A prime objective of ERISA is to protect the rights of employees to receive retirement benefits which have become vested, based on the attainment of retirement age, or years of service, or other criteria established by an employer’s plan. To accomplish that objective, pension plans are required by Section 203 of ERISA, 29 U.S.C. § 1053, to include provisions that prevent the forfeiture of accrued benefits.
In the context of pension plans, the protection of vested benefits is explicit in the statute and is enforced in the case law. But what about benefits that have accrued under welfare benefit plans, such as disability benefits that an employee has been receiving for years? Can a welfare plan change the rules and terminate benefits that have already been awarded, based on a “benefit-stripping” amendment to the plan?
No Vesting for Welfare Benefits
As long as the plan provides a process for amendment, and if that process is followed, the answer is yes – such benefits can be terminated. Just as ERISA does not require an employer to provide any welfare benefits, the statute also does not impose vesting requirements for welfare benefits.
That result was reached in Price v. Board of Trustees of the Indiana Laborer’s Pension Fund, 707 F.3d 647 (6th Cir. 2013), which involved a multi-employer plan providing both pension and welfare benefits. The plan document granted discretionary authority to a Board of Trustees to administer benefits, including the right to amend the plan.
The plan document provided, however, that “no amendment shall be made which results in reduced benefits for any Participant whose rights have already become vested under the provisions of the Plan on the date the amendment is made, except upon the advice and counsel of an enrolled actuary.”
The plaintiff, Price, began receiving disability benefits under the plan in 1990 as the result of work-related injuries. Eleven years later, in 2001, Price was informed that he no longer qualified for benefits under the plan’s “Total and Permanent Disability Benefit” category, but that his benefits would continue under the “Occupational Disability Benefit” category, which provided that benefits could continue until he reached Early Retirement Age.
Three years later, in 2004, the Board of Trustees amended the plan, providing that disability benefits that became payable before January 1, 2005, under the “Occupational Disability Benefit” category, would be discontinued effective December 31, 2006.
Price appealed the termination of his benefits, but his appeal was denied by the Board, relying on its authority to amend the plan. Price then sued, alleging that the 2004 amendment violated ERISA because it deprived him of a vested benefit.
Applying a de novo standard of review, the district court granted summary judgment to Price. 2009 WL 799639 (S.D. Ohio Mar. 24, 2009). The Sixth Circuit reversed, holding that because the Board of Trustees had discretion to interpret the plan, the arbitrary and capricious standard should have been applied. 632 F.3d 288 (6th Cir. 2011).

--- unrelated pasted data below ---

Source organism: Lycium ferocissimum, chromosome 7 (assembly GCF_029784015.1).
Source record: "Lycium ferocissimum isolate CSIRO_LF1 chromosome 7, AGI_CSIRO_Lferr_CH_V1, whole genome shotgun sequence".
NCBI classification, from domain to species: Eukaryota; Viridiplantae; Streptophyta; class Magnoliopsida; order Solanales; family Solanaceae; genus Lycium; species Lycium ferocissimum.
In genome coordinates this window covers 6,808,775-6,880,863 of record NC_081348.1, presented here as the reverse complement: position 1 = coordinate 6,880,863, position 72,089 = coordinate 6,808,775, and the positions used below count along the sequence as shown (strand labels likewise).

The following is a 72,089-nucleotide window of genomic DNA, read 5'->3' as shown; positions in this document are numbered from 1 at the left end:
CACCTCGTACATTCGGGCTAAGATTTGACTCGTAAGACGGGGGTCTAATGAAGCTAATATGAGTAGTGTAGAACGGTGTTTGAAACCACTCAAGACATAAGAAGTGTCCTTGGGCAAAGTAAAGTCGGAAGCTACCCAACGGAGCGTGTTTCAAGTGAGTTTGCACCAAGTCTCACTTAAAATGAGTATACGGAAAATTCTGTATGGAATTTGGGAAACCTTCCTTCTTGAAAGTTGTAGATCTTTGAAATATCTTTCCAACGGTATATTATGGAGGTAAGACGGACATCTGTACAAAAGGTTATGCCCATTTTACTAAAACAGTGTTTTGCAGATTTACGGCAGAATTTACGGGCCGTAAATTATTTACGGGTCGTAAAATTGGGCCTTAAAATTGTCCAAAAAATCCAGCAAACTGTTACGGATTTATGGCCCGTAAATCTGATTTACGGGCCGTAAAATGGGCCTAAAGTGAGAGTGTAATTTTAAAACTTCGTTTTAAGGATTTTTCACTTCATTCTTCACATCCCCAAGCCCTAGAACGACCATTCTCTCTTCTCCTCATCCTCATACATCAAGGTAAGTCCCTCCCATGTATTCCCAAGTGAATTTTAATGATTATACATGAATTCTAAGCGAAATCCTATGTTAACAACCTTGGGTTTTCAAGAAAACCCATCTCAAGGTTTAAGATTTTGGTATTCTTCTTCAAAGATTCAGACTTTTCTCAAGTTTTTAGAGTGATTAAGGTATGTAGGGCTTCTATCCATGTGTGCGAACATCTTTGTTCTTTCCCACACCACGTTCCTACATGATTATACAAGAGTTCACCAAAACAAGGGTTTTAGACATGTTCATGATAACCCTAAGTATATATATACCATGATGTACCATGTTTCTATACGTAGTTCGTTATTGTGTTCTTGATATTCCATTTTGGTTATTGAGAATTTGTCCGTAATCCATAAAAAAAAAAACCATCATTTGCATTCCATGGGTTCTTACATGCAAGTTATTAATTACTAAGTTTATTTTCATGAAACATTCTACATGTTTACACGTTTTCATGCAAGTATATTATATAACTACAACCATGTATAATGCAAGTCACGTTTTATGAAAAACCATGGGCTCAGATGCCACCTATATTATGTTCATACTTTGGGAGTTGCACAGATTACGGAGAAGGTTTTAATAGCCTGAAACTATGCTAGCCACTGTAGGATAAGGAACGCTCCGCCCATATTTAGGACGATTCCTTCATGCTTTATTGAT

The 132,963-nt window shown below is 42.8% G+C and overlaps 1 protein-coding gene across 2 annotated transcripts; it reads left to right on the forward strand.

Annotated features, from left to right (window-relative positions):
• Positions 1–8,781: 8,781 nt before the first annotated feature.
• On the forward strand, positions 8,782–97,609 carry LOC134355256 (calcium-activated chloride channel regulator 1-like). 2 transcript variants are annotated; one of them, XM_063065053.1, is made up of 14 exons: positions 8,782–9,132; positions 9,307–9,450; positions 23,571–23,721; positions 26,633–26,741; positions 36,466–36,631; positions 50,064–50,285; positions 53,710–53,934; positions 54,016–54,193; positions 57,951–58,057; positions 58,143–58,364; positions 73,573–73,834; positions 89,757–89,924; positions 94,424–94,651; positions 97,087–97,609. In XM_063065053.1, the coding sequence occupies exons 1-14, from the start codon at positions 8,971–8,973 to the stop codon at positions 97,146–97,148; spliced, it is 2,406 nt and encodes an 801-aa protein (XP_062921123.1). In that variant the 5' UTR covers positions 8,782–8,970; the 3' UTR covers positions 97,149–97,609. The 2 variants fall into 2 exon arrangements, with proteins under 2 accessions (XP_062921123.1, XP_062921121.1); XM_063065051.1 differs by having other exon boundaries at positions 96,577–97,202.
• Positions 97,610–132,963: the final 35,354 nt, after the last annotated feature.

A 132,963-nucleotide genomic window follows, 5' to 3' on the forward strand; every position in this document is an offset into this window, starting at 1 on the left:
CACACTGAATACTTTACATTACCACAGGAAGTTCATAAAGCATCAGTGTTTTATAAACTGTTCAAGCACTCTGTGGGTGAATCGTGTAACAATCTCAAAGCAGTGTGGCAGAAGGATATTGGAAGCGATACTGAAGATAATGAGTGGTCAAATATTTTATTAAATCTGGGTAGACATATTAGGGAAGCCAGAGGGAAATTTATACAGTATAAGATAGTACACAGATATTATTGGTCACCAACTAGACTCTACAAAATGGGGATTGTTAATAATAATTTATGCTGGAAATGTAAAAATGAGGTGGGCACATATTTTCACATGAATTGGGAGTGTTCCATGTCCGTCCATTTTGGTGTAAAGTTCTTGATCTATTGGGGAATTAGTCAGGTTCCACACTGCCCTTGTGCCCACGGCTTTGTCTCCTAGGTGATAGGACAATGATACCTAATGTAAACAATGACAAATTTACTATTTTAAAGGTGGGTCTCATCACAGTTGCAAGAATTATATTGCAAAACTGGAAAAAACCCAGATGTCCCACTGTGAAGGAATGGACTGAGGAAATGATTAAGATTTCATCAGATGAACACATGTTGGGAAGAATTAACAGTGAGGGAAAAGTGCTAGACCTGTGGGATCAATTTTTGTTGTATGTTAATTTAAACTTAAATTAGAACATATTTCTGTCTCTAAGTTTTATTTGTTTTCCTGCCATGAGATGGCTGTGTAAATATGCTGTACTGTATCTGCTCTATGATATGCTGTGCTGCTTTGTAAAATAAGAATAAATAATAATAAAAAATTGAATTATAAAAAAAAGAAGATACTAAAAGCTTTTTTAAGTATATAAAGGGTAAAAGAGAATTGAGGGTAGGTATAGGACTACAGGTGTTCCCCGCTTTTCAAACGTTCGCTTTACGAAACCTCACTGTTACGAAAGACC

On remand, the district court again ruled in favor of Price. The case was appealed again, and again the Sixth Circuit reversed. The appellate court began its analysis with this familiar statement:
ERISA does not create a substantive right to welfare benefits – such as occupational disability benefits – nor does ERISA establish a vesting requirement for welfare benefits. Indeed, a welfare benefit may be terminated at any time so long as the termination is consistent with the terms of the plan.
707 F.3d at 651 (internal citations omitted).
Price relied on the plan’s provision that no amendment could be made which resulted in reduced benefits for any plan participant “whose rights have already become vested.” The court concluded that this provision was ambiguous, but it held that the Board of Trustees reasonably exercised its discretion to interpret the provision.
“[T]he term ‘vesting’ in the Plan plainly refers to retirement-related, not disability-related benefits,” the court said. “For these reasons, the Board’s interpretation was reasonable, and as a result, the decision was not arbitrary and capricious.” Id. at 652. The Sixth Circuit held that the amendment was valid and that the Board of Trustees was entitled to judgment as a matter of law, as a result of which Price was not entitled to additional benefits, although he would not reach Early Retirement Age for several years.
In a dissenting opinion, a district judge, sitting by designation, wrote that Price’s rights should be governed by the plan document that was in effect when his benefits were awarded, not by the amendment that retroactively terminated those benefits.
“Certainly the Plan has the power to change prospectively the terms on which it offers benefits to Plan participants who have not qualified to receive those benefits,” the dissent said. “But it is, in my view arbitrary and capricious for the Plan to terminate benefits that have already been awarded based on a retroactive benefit-stripping amendment.”
This decision illustrates several important ERISA principles. First, the plan document controls the rights of plan participants. Second, so long as vested pension benefits are not forfeited, a plan is not cast in stone, but can be amended, provided the plan document provides the right to amend and the procedure for amending the plan is followed. Third, decisions made by plan fiduciaries exercising discretionary authority should be upheld, provided the decision – in this case, one of plan interpretation – did not result from an abuse of discretion.
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